Tag Archives: insurance companies

The Apartment Market Forecast in Headlines

Multifamily Industry Expects Strong 2011

Multi Housing News (MHNonline) 11-29-2010

Apartment Market at Tipping Point

Colorado Springs Business Journal 2-4-2011

Distressed Debt Investors Prefer Real Estate in 2011

Forbes.com 1-7-2011

CRE Sales Deal Volume Returning to “Normal Levels”

CoStar Group 1-5-2011

Colorado Exceeded Only by Texas as 2010 Relocation Target

denverpost.com 1-4-11

Apartment Operators Regain Pricing Power as Vacancy Recedes to 10-Year Low

Marcus & Millichap 2011 Annual Report (Denver)

As you can see, apartments are the current darling of the commercial real estate world in the United States. The major factors in this trend include a huge number of 18-34 year olds forming their own households, continued high number of residential foreclosures, general population growth via births and immigration, and a lack of any significant apartment developments completed recently or in the pipeline.

In addition, REITs have apparently stopped waiting for the predicted wave of distressed deals and are scooping up Class A properties in high-barrier-to-entry markets such as Washington, D.C., New York City and San Francisco. Since they’re buying in the 5-5.5 cap rate range, it’s apparent they believe in these purchases as long-term holds. Insurance companies, dormant in the field for the last few years, are also returning to the market as both buyers and lenders.

All this has combined to make the next few years perhaps the best time to buy apartments we will see in our lifetimes.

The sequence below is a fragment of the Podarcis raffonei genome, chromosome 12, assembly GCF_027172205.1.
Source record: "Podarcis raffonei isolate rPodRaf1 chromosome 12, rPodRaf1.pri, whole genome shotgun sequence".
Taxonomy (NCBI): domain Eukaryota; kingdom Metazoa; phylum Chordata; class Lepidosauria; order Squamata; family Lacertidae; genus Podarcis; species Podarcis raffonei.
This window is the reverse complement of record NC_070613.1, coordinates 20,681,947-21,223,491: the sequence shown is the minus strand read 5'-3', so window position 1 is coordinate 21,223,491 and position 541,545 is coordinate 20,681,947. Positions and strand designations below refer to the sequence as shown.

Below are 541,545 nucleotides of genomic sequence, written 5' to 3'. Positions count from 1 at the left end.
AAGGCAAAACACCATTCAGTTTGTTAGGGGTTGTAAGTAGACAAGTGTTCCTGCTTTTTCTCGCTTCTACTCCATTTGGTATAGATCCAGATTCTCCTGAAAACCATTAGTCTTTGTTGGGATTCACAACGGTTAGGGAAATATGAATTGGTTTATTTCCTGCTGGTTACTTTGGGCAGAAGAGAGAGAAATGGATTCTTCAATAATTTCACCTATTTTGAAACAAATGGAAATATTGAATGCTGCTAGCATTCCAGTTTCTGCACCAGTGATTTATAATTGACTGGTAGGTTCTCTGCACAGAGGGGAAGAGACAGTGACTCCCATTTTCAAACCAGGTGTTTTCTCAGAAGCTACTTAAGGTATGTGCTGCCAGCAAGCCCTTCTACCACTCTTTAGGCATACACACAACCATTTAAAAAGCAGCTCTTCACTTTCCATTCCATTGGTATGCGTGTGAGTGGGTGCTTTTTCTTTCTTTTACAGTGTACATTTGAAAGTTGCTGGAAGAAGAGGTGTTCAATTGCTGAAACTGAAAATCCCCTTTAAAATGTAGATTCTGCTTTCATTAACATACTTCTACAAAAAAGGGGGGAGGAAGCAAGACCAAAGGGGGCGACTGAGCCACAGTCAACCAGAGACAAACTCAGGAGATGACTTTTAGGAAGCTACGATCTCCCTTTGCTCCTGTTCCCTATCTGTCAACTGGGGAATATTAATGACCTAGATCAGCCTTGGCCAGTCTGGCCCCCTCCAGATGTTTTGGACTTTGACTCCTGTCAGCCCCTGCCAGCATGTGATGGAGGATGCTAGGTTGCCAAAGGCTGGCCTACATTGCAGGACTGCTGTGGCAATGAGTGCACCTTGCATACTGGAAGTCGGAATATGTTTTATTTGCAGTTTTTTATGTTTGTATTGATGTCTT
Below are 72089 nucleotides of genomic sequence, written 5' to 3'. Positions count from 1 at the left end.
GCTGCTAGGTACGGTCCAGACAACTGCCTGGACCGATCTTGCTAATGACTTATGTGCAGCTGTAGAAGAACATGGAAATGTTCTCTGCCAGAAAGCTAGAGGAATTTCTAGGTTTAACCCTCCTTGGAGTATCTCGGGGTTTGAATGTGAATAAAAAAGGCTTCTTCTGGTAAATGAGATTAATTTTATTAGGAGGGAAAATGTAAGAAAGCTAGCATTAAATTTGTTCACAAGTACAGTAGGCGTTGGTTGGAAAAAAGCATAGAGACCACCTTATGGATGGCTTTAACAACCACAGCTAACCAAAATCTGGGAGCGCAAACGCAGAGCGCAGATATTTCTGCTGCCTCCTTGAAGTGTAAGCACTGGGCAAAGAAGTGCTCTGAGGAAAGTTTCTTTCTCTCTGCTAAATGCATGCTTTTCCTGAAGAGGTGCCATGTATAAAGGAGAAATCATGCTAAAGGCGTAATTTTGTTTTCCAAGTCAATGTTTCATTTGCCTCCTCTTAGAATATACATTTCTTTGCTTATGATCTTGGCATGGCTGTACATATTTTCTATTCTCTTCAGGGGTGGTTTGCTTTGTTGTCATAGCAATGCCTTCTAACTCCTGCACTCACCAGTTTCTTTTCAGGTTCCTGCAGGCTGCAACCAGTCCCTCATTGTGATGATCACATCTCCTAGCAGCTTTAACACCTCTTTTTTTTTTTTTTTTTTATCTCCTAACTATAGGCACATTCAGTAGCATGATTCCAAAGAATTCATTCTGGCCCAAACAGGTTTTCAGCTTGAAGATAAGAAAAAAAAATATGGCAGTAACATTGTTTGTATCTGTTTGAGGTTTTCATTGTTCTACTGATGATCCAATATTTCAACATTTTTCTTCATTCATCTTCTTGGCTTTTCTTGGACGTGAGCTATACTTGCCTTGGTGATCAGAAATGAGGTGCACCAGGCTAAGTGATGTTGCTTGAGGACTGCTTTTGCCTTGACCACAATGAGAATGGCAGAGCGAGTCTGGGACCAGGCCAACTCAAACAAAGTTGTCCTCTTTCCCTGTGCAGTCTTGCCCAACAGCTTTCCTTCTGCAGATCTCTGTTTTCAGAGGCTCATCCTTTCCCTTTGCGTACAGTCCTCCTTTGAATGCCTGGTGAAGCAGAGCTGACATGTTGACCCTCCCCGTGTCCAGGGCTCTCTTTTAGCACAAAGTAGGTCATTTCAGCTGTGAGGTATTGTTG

Government-Backed Financing Entities Only Players in Multi-Family

According to the latest issue of Multifamily Executive magazine, the multi-family market is being buoyed by loans from Freddie, Fannie, and HUD-backed FHA loans. The bad news is that for buyers or developers unwilling or unable to get financing from these sources, there’s virtually no other alternative right now.

Although rumors are starting to circulate that insurance companies whose investment portfolios have improved recently might re-enter the market, it’s unclear how they would be able to compete with the GSEs. That may change depending on the continued solvency of the GSEs. Right now they have healthy multi-family loan values and their default rate is below 0.5%, in contrast to the 3.13% rate that commercial banks report. However, a recent GAO report indicates “that Fannie and Freddie stand to bleed $400 billion by the time the issue of the conservancy is resolved.” This may make it more difficult for legislators to continue supporting Fannie and Freddie in their current status.